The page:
To illustrate this point, in class we watched a video re-creation of a real-life case in which a new team member, “Simon,” joins a company. Simon is a technological whiz kid who quickly solves several of the company’s longstanding problems, earning praise from his manager’s boss. But this leads the manager to become uneasy about his place in the company. His boss’ praise of Simon and a lack of communication leads him to believe he’ll be fired—and so he takes a job at another company. The manager’s job was never really in jeopardy; he was good at keeping people on track, while Simon had poor people skills. But the boss failed to reassure him and unfortunately the company lost a good manager through a lack of communication.
Senior Lecturer Ralph Katz
teaches the Human Side of

Another common cause of uncertainty is change, Katz says. People naturally do not like uncertainty and change can sometimes cause negative stress to an organization, making it less efficient.

Like professional athletes, organizations perform best when they are confident. In a technological organization, workers who are uncertain about the company’s future will be afraid to create, because they’re afraid to fail.

That’s why 3M, for example, gives its engineers time for outside projects. While there is structure in the defined program, the company gives people the space to think freely, without fear of failure. In contrast, putting employees in the position of simply reacting and fire-fighting spells doom for an organization. In the most exteme cases, uncertainty can not only lead to a loss of focus and creativity, it can lead the company to lose its best people. The leader’s job, therefore, is to build confidence in the company’s vision and to reduce uncertainty as much as possible to foster a more efficient and harmonious organization.

The last lesson I want to share is from my introduction to SDM back in January 2010. Leaders frequently ask questions to get the information they need to make decisions, but it’s inappropriate to ask subordinates every trivial question. We were taught that each person must pick the right question to stimulate creative thought. So, the first task is to ask yourself: Is this question relevant—will it really help address the root issue? This process may save valuable time and give deeper insights into vexing problems.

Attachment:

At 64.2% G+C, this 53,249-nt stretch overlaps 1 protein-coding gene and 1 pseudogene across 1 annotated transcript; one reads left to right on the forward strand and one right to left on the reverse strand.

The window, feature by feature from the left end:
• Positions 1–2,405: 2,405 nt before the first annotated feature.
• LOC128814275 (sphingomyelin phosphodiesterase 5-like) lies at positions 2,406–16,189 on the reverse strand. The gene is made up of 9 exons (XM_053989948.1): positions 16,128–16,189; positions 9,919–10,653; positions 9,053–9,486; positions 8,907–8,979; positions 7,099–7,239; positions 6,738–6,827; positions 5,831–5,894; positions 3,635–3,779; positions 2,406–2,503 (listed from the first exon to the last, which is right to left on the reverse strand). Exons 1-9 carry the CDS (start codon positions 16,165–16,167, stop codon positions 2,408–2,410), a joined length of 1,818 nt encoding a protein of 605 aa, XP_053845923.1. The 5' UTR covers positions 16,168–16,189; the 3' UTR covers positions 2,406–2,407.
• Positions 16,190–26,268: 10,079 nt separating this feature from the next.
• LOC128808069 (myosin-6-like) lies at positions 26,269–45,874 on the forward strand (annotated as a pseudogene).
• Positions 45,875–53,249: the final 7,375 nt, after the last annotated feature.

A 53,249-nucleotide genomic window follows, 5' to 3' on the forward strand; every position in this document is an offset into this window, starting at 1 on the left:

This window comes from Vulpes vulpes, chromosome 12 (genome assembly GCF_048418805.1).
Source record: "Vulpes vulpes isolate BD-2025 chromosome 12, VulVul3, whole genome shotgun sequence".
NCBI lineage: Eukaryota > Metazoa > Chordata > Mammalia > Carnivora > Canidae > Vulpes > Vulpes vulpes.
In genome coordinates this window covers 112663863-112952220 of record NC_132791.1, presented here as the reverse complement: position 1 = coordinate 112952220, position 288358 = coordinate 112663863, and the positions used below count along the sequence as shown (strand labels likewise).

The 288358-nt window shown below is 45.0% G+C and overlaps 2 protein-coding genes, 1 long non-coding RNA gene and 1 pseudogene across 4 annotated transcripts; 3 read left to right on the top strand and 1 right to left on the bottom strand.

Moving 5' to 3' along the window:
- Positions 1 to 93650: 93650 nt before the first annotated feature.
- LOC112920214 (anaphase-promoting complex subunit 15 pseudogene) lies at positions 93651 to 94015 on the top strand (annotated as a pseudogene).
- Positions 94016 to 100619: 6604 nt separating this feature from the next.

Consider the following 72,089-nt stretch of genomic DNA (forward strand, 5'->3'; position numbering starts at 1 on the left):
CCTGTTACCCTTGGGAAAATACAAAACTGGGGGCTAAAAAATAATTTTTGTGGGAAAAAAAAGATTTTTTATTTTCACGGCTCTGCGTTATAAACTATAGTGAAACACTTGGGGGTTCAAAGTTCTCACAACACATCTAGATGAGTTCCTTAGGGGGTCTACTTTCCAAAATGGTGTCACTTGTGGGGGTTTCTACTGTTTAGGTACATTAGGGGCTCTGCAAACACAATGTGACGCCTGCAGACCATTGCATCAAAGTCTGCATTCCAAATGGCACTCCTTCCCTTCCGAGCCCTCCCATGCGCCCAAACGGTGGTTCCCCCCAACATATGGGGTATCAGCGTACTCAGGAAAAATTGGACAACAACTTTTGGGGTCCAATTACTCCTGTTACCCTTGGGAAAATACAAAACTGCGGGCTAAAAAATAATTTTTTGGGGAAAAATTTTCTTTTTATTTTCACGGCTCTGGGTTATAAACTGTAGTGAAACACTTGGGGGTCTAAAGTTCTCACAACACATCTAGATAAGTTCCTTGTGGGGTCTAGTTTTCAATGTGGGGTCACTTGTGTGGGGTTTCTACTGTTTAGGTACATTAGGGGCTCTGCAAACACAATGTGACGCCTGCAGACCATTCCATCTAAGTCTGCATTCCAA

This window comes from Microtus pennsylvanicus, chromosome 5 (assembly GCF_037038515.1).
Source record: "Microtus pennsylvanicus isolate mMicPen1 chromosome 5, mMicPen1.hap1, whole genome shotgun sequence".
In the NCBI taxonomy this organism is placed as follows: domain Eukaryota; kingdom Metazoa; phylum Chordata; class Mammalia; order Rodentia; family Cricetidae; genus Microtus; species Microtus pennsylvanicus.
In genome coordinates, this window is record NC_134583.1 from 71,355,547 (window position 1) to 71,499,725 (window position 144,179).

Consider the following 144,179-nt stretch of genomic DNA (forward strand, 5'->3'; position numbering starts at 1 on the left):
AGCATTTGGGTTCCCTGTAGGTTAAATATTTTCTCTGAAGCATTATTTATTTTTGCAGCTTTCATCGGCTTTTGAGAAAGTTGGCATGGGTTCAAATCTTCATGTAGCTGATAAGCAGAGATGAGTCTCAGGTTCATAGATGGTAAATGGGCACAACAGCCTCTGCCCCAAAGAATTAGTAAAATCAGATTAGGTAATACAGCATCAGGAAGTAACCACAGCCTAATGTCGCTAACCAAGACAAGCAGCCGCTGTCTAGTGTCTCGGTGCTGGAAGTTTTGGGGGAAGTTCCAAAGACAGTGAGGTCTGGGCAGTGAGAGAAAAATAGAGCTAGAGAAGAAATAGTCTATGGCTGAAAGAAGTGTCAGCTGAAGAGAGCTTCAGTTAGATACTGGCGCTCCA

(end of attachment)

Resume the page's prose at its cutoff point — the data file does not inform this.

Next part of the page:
Looking back on my 18-month SDM experience, the Human Side of Technology was one of my favorite classes. Katz has energy and style, and although I doubt he thinks he is entertaining, I suspect most of my cohort enjoyed more than a few chuckles in class.

Along the way, we also learned valuable lessons, as noted above. Katz made us remember that technology cannot happen without people and that technology companies must have leaders that focus the organization on its goals. Although uncertainty cannot be eliminated, leaders must try to reduce it as much as possible. In the end, success is about people, teams, and how you motivate them to reach their potential.

I’ve been in my current job almost three months now, and the benefits of some of Katz’s concepts are very clear—particulary focus. I am responsible for leading six teams with more 100 people in approximately seven different locations. Keeping them focused is very difficult, but it is important to successfully completing key tasks. “Remaining in the problem space” is also vital. One of the reasons I believe failure occurs is rushing to completion without properly investigating the problem. I am now trying to apply SDM lessons to my team’s operations every day.

January 2010 was 18 months ago but some lessons stay with you forever. Thanks Professor K!